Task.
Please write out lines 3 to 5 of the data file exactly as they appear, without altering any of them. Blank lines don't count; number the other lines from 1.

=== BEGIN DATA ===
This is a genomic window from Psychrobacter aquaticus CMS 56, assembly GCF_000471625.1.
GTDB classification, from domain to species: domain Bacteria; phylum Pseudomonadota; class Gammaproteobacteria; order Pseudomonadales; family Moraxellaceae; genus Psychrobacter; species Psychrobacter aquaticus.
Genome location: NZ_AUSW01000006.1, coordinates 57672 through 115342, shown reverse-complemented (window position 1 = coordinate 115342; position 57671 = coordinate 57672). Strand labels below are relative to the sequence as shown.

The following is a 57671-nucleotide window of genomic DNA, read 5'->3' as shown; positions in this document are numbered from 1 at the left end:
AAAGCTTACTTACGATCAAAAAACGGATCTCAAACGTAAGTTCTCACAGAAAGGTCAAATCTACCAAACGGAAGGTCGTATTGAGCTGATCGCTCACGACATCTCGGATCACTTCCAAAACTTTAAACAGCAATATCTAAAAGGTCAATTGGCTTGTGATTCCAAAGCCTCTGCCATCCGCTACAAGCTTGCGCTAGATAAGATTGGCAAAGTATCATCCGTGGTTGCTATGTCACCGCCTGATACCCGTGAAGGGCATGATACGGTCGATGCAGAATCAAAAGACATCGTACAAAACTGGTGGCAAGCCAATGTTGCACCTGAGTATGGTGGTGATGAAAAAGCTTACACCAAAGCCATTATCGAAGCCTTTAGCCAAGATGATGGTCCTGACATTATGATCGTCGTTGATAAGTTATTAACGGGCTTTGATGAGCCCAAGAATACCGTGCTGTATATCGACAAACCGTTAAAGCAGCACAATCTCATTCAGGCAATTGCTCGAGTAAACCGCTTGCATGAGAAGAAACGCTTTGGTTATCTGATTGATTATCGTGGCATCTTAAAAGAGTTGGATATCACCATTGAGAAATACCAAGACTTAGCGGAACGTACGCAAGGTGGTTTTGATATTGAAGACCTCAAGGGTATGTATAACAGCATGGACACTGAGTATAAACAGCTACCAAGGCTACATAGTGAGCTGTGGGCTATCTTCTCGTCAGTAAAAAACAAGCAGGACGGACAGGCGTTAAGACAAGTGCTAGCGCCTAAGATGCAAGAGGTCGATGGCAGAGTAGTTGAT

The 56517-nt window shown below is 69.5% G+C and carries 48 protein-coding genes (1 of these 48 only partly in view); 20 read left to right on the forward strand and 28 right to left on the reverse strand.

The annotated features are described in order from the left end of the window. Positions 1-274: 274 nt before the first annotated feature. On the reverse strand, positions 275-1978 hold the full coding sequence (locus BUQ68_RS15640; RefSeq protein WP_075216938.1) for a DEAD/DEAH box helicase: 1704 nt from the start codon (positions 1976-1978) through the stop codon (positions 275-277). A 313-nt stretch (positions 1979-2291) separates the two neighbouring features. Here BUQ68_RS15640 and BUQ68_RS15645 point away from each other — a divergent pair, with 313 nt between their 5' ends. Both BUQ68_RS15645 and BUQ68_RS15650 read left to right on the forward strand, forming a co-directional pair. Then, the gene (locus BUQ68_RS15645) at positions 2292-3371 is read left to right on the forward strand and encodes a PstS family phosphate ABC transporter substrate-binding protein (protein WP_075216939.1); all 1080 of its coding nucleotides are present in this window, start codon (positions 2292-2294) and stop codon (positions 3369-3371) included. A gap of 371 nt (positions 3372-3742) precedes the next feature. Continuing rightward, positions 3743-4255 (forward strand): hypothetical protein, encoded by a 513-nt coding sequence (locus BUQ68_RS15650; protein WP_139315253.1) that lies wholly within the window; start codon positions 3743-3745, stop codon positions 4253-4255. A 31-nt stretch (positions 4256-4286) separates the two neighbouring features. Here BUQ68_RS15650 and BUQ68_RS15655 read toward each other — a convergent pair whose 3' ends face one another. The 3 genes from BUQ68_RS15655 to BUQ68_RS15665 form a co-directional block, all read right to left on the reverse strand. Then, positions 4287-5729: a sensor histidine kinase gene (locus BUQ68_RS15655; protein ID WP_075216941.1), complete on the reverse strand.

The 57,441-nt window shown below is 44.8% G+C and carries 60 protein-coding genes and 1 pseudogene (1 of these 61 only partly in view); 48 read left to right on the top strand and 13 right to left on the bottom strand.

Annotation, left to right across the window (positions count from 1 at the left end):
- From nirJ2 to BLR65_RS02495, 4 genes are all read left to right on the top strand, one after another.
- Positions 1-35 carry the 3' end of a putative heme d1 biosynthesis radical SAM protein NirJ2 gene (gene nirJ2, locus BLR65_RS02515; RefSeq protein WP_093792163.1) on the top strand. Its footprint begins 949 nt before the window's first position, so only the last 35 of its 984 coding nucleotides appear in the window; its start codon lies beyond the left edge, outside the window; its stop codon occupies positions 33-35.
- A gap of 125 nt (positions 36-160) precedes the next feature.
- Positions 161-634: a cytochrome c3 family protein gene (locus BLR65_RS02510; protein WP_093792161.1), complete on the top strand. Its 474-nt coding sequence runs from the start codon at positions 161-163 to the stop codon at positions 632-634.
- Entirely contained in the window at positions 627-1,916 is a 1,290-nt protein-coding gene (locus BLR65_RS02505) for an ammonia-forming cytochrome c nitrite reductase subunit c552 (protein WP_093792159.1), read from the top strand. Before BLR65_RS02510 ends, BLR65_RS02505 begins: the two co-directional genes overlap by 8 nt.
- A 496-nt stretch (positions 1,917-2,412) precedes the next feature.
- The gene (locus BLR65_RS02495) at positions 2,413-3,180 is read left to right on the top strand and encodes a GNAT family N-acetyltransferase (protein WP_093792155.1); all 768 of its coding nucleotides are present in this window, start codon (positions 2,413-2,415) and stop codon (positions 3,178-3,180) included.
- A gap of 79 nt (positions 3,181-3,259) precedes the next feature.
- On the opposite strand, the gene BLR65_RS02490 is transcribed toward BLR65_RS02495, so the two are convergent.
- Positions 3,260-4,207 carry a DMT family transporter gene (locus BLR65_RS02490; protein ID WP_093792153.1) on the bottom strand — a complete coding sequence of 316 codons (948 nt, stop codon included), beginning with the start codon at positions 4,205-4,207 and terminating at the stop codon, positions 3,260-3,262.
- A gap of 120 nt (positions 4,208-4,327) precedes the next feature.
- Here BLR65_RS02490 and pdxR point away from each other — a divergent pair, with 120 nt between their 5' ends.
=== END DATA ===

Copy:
Genome location: NZ_AUSW01000006.1, coordinates 57672 through 115342, shown reverse-complemented (window position 1 = coordinate 115342; position 57671 = coordinate 57672). Strand labels below are relative to the sequence as shown.

The following is a 57671-nucleotide window of genomic DNA, read 5'->3' as shown; positions in this document are numbered from 1 at the left end:
AAAGCTTACTTACGATCAAAAAACGGATCTCAAACGTAAGTTCTCACAGAAAGGTCAAATCTACCAAACGGAAGGTCGTATTGAGCTGATCGCTCACGACATCTCGGATCACTTCCAAAACTTTAAACAGCAATATCTAAAAGGTCAATTGGCTTGTGATTCCAAAGCCTCTGCCATCCGCTACAAGCTTGCGCTAGATAAGATTGGCAAAGTATCATCCGTGGTTGCTATGTCACCGCCTGATACCCGTGAAGGGCATGATACGGTCGATGCAGAATCAAAAGACATCGTACAAAACTGGTGGCAAGCCAATGTTGCACCTGAGTATGGTGGTGATGAAAAAGCTTACACCAAAGCCATTATCGAAGCCTTTAGCCAAGATGATGGTCCTGACATTATGATCGTCGTTGATAAGTTATTAACGGGCTTTGATGAGCCCAAGAATACCGTGCTGTATATCGACAAACCGTTAAAGCAGCACAATCTCATTCAGGCAATTGCTCGAGTAAACCGCTTGCATGAGAAGAAACGCTTTGGTTATCTGATTGATTATCGTGGCATCTTAAAAGAGTTGGATATCACCATTGAGAAATACCAAGACTTAGCGGAACGTACGCAAGGTGGTTTTGATATTGAAGACCTCAAGGGTATGTATAACAGCATGGACACTGAGTATAAACAGCTACCAAGGCTACATAGTGAGCTGTGGGCTATCTTCTCGTCAGTAAAAAACAAGCAGGACGGACAGGCGTTAAGACAAGTGCTAGCGCCTAAGATGCAAGAGGTCGATGGCAGAGTAGTTGAT